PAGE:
A collaborative re-analysis of data from the InterAct case-control study conducted by Claudia Langenberg and colleagues has established that waist circumference is associated with risk of type 2 diabetes, independently of body mass index (BMI). Reporting recently in PLoS Medicine, the researchers estimated the association of BMI and waist circumference with type 2 diabetes from measurements of weight, height and waist circumference, finding that both BMI and waist circumference were independently associated with type 2 diabetes risk but waist circumference was a stronger risk factor in women than in men.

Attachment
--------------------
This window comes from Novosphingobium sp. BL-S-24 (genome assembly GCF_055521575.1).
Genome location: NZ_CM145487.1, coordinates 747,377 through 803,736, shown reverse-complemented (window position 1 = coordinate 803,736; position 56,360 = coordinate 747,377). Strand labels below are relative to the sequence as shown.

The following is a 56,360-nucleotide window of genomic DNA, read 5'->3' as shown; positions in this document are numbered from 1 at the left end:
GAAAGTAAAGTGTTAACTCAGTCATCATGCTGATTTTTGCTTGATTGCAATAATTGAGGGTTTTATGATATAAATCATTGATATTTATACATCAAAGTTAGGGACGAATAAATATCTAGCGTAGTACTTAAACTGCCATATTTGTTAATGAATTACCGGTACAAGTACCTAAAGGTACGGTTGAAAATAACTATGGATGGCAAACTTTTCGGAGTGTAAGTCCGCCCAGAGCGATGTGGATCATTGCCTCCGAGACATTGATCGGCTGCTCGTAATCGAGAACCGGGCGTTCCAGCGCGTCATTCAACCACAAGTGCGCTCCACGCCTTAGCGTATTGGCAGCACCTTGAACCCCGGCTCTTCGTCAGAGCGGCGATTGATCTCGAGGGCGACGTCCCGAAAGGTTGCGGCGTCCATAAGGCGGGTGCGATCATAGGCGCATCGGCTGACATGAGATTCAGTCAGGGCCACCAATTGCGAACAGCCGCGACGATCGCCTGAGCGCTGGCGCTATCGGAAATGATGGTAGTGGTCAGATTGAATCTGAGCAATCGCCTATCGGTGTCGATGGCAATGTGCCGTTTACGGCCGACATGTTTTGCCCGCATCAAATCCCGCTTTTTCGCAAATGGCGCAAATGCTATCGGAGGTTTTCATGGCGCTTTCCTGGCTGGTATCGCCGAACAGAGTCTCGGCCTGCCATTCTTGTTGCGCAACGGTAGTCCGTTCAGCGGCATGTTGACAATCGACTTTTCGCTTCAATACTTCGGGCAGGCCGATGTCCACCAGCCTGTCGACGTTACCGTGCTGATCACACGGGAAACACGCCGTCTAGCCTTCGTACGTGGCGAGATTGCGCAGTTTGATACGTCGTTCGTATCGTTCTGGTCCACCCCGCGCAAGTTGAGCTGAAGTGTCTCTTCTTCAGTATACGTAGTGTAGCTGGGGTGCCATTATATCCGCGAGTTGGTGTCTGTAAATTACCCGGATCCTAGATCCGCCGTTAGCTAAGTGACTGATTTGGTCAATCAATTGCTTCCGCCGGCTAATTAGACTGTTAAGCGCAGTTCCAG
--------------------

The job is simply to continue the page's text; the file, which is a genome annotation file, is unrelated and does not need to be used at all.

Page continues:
These findings indicate that targeted measurement of waist circumference in overweight individuals (who now account for a third of the U.S. and U.K. adult population) could be an effective strategy for the prevention of [type 2] diabetes because it would allow the identification of a high-risk subgroup of people who might benefit from individualized lifestyle advice.

The authors comment: "Our results clearly show the value that measurement of [waist circumference] may have in identifying which people among the large population of overweight individuals are at highest risk of [type 2] diabetes."


Source: Public Library of Science Press Release